Laura Linney's new typecast is apparently the sister in brother-sister films (recall You Can Count on Me with Mark Ruffalo). Here, she plays the younger sister to Philip Seymour Hoffman's character, and together they brave the daunting task of caring for their ailing father stricken with dementia. It truly puzzles me that this has been categorized as a "comedy" by the Golden Globes. If it's a comedy, it's a really really really really really dark one.
This indie flick is driven solely by dialogue and will bore the less patient who are not enamored with so much talking and so little action (e.g., Mr. Monkey, who went to watch sports and play Wii at his friend's house last night). I enjoyed it, but you must be willing to watch quietly. I hope you understand what that means. I really liked the final scene, which was somewhat uplifting after so many minutes of wah-wah material.
Also, it seems that all indie films this year must include The Velvet Underground's "I'm Sticking With You." This film couldn't have been more different from Juno, yet they both used this song. Am I crazy to have noticed this? Perhaps.
The Diving Bell and the Butterfly (Le Scaphandre et le Papillon)
What an incredible work of art. I will warn you, though, that it is a foreign film in every sense of the term -- total French sensibility and subtitles galore. Mr. Monkey, of course, wanted nothing to do with this. I watched this right after eating at Angelique Cafe and visiting Mode, so I was in the right Frenchy mood. He left to play basketball.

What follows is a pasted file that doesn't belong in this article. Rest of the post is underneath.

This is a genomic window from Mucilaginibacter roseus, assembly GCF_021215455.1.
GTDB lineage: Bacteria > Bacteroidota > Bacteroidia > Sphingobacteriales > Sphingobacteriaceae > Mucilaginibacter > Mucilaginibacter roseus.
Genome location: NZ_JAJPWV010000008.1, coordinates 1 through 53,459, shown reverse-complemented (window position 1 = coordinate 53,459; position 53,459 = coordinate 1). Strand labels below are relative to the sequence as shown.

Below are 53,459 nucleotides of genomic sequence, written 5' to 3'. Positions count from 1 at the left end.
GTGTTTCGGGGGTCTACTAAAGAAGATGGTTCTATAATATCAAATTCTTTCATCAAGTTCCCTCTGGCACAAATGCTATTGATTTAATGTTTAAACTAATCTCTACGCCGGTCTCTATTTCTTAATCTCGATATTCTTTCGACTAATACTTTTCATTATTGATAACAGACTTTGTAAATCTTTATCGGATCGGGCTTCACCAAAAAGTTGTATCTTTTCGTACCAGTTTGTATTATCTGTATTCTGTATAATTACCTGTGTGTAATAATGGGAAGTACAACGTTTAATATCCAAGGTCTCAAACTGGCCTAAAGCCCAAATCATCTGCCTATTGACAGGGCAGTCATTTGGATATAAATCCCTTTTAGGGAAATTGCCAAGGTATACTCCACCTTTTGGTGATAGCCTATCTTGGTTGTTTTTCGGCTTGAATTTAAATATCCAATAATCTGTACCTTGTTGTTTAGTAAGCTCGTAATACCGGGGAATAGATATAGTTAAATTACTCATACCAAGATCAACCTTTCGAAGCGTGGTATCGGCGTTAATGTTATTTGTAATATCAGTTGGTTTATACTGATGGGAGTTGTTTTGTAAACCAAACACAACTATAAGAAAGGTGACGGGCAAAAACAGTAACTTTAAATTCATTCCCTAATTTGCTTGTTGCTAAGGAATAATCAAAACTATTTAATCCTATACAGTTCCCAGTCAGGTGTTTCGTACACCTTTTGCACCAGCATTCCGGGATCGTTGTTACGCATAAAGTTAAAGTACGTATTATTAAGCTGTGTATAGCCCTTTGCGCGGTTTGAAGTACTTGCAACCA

This movie is the true story of Jean-Dominique Bauby, former editor of Elle magazine. Bauby suffers a stroke and is left unable to speak due to complete paralysis. His brain, however, remains totally intact, and he can fully understand everything that is said to him and all that transpires around him. The film is methodical and thoughtful, told entirely through the eyes -- or, rather, eye -- of Bauby, who communicates solely through blinking with his one functioning eyelid.
I won't give away just how amazing the tale is, but this is a must-watch. You are literally in this man's head from start to finish. You may have to be in the right mood for something so heavy and plodding, but the film is astounding, heartbreaking, and beautifully poetic, even in translation.
Away From Her
Here's another movie I watched while Mr. Monkey was playing basketball. It was written and directed by Sarah Polley, who starred in the thrillingly fast-paced and comedic Go (which has an awesome soundtrack, by the way). I find it somewhat surprising that a 28-year-old would make a totally depressing film about old people, but Julie Christie should be kissing Polley's feet for giving her perhaps her last opportunity at an Oscar.
Christie plays Fiona, an elderly woman who begins to suffer from Alzheimer's and who is adored by her husband of 44 years, played by the wonderful Gordon Pinsent. To say the least, this isn't exactly a movie I would recommend to uplift one's spirits, but it is elegant and the acting exquisite. This is another total heartbreaker, and now J.S. Bach's Prelude No. 1 in C Major, BWV 846, is forever ruined for me. (This is what happens when you study classical piano for over 13 years; you develop the useless skill of identifying baroque pieces you played when you were six years old.)
Good film, but you may consider skipping it, if only because of its extremely slow pace and complete downer content.